Three members have already stepped back after a series of women came forward with harassment claimsby Dominic Hinde / April 12, 2018 / Leave a comment
In Britain and America, it has been most closely linked with the film industry. But elsewhere, the ongoing fallout from the #metoo movement—and a tale of split loyalties in the cultural establishment—has caused a spectacular implosion at the Swedish Academy, the body responsible for awarding the Nobel Prize in Literature.
Each September, the white doors of the grand Börssalen hall in the centre of Stockholm’s old town open and the Swedish Academy’s Permanent Secretary emerges to unveil the year’s Nobel laureate. The discussions of the Nobel committee are always strictly confidential. But it is exactly these secretive inner workings which have led the institution into a crisis of unprecedented proportions.
The scandal has its roots in allegations made in a report by the Swedish newspaper Dagens Nyheter last autumn. The story collected anonymous testimony from over a dozen women who claimed they had been harassed at a venue in central Stockholm belonging to a figure close to the Academy.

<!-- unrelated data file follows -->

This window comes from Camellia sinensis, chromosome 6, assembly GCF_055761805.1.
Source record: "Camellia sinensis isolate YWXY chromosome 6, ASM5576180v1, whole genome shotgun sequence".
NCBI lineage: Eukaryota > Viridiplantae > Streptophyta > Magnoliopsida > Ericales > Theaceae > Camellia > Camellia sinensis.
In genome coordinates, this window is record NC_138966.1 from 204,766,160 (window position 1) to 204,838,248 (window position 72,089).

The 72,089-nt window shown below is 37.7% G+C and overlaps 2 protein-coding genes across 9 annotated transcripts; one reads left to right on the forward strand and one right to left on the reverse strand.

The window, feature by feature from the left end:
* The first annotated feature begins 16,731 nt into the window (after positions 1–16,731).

The venue, which has been described as the Academy’s living room, was frequented by its members and other prominent cultural figures. Immediately, the story raised questions about how much members of the Academy knew and how close they were to the figure at the centre of the allegations.
Although not revealed in the original allegations, the club is widely reported to be the same venue owned by the French photographer Jean Claude Arnaut, who is married to the poet and Academy member Katarina Frostenson. This week the Swedish Economic Crime Agency were revealed to be investigating the financial circumstances of Arnaut’s club, though no charges have been brought relating to sexual harassment.
Before Christmas, the current Permanent Secretary Sara Danius commissioned a firm of lawyers to prepare a private report into the allegations, the results of which were nominally confidential. Some frustrated members have, however, selectively leaked details to the press after an internal vote on taking action against Frostenson was lost. Danius, meanwhile, has said that though she is bound by the vote of the committee, anyone could in theory file the case with the police.
In support of Danius, three members—the historian Peter Englund and the writers Kjell Espmark and Klas Östergren—stepped back from the Academy. Usually, seats at the committee…